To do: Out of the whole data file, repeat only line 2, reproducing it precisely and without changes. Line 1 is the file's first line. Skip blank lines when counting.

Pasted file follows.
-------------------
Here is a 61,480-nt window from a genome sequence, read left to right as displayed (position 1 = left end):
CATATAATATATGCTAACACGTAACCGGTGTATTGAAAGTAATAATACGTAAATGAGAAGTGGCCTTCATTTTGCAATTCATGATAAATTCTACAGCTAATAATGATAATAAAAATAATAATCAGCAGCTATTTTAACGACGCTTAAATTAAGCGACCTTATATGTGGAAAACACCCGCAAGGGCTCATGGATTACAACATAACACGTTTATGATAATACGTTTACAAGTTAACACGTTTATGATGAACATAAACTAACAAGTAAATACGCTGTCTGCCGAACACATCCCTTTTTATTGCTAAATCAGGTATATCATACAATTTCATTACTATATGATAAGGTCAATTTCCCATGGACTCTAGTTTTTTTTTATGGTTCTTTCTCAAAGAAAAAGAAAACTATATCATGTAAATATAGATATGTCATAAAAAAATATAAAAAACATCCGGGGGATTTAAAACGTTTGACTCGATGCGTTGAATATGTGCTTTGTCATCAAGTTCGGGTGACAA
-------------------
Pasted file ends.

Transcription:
CATATAATATATGCTAACACGTAACCGGTGTATTGAAAGTAATAATACGTAAATGAGAAGTGGCCTTCATTTTGCAATTCATGATAAATTCTACAGCTAATAATGATAATAAAAATAATAATCAGCAGCTATTTTAACGACGCTTAAATTAAGCGACCTTATATGTGGAAAACACCCGCAAGGGCTCATGGATTACAACATAACACGTTTATGATAATACGTTTACAAGTTAACACGTTTATGATGAACATAAACTAACAAGTAAATACGCTGTCTGCCGAACACATCCCTTTTTATTGCTAAATCAGGTATATCATACAATTTCATTACTATATGATAAGGTCAATTTCCCATGGACTCTAGTTTTTTTTTATGGTTCTTTCTCAAAGAAAAAGAAAACTATATCATGTAAATATAGATATGTCATAAAAAAATATAAAAAACATCCGGGGGATTTAAAACGTTTGACTCGATGCGTTGAATATGTGCTTTGTCATCAAGTTCGGGTGACAA